Thanks god and Fania Records label too was launched, its website is great, a lot of information (very good), have released many albums (not all), the remastering of the records is impeccable, with great emotion and feeling I write these words on one of my favorite records from thousands of discs.
Now I leave a very special review from the website of Fania Records where make a special honor this spectacular album, a nice review written by John Child...
...Willie Colón and Rubén Blades, the pioneers of what became known as "conscious salsa," first encountered each other when Colón performed with his band in Blades' native Panama in the late 1960's. Blades resumed contact with Colón when he visited New York, courtesy of a cheap flight obtained from his brother who worked for an airline. During his stay there, he recorded De Panama a Nuevo York (1970, Alegre Records) with the Pete "Boogaloo" Rodríguez band.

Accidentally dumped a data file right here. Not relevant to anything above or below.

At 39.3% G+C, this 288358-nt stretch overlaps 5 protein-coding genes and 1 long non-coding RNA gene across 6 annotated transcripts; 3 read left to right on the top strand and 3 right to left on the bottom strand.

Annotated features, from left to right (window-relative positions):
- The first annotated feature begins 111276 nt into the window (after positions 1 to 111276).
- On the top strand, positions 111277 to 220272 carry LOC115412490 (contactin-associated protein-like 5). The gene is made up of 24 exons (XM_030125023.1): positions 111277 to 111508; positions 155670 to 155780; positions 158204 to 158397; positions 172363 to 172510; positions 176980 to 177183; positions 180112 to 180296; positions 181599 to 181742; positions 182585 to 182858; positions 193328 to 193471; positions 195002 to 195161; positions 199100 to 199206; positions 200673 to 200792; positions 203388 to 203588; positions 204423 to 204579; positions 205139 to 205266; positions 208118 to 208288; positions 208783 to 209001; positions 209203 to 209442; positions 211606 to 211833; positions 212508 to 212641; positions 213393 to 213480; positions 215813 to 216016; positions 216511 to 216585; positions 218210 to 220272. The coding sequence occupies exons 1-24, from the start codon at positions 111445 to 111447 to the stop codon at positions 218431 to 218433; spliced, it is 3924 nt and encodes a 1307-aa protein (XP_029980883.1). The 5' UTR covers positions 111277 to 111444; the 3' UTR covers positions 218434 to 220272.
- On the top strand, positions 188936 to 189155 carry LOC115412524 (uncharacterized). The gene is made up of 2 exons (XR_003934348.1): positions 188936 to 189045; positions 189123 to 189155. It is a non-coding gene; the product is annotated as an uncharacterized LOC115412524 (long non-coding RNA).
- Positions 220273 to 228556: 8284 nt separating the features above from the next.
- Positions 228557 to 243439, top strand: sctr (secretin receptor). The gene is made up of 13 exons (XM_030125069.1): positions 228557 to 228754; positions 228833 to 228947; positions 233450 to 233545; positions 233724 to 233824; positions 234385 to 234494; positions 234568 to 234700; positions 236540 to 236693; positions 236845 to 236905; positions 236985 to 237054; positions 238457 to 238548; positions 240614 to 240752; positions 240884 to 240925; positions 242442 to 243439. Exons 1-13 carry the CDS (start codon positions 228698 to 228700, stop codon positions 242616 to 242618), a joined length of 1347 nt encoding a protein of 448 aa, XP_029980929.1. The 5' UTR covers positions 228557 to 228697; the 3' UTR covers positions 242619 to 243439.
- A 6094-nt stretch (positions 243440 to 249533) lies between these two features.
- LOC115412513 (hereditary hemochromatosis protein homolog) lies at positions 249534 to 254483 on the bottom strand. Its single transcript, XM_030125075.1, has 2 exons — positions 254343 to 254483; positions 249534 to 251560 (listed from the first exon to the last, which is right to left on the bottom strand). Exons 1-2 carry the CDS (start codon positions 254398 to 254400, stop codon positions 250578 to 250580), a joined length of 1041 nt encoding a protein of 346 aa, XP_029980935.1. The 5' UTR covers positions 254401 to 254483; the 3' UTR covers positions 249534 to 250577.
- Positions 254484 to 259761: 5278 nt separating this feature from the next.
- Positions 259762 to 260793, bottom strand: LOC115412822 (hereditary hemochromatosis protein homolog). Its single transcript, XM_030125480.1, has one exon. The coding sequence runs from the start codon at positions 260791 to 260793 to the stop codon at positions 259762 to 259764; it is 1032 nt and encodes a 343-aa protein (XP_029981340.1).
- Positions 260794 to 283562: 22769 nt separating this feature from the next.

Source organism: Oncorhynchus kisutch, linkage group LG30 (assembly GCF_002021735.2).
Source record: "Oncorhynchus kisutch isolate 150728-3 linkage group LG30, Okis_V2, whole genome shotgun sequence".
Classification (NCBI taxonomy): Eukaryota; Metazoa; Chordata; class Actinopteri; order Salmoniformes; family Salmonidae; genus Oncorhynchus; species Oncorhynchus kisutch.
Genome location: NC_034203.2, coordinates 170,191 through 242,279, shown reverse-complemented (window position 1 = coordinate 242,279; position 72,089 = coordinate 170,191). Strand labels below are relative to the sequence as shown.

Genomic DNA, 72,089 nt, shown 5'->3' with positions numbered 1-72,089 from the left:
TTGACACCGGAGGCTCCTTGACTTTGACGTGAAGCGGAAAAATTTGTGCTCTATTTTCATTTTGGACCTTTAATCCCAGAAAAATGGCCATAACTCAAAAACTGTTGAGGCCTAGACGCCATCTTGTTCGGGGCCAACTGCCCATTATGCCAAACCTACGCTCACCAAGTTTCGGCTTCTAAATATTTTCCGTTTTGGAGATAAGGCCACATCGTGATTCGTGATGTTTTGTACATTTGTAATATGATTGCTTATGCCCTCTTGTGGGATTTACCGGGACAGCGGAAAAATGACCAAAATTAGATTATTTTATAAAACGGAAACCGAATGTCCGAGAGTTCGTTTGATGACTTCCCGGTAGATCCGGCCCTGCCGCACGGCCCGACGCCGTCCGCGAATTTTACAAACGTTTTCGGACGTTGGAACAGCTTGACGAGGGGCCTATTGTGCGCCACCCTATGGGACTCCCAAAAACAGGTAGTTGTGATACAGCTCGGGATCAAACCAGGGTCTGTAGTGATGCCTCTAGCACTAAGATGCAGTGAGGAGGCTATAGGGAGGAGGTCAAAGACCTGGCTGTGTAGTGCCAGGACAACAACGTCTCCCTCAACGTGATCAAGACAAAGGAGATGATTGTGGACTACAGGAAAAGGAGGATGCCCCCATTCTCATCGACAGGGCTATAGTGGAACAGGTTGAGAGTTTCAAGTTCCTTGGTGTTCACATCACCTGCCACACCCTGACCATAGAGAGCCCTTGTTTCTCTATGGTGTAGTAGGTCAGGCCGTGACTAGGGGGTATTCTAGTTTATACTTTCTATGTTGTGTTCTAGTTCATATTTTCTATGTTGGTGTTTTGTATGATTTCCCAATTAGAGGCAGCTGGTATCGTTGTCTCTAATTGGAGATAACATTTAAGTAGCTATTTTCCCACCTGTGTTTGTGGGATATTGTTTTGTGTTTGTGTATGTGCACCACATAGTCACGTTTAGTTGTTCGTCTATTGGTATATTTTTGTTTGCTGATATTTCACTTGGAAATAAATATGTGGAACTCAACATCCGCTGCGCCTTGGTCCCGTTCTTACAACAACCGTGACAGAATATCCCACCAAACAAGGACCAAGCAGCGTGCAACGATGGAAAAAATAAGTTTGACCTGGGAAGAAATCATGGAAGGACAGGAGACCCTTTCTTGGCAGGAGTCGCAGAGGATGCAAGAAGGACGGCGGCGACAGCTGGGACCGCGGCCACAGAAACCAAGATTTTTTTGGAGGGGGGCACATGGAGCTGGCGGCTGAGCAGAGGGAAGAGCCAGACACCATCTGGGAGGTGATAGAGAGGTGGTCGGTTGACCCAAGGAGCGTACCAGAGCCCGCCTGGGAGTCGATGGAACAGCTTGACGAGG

It was not until after Blades had relocated to New York at the end of 1974 (via Miami, where his family was exiled in 1973) to initially work in the Fania Records mailroom that an opportunity arose to sing and compose a track on Colón's album The Good, The Bad, The Ugly (1975, Fania Records). The award-winning song El Cazangero, a stirring indictment of repression in Latin America, heralded the tenor of their future collaborations, which began in earnest with the 1977 hit Metiendo Mano! on Fania. The album spawned the hit Pablo Pueblo, regarded by Blades as "the first (salsa) song that dealt with political and social overtones."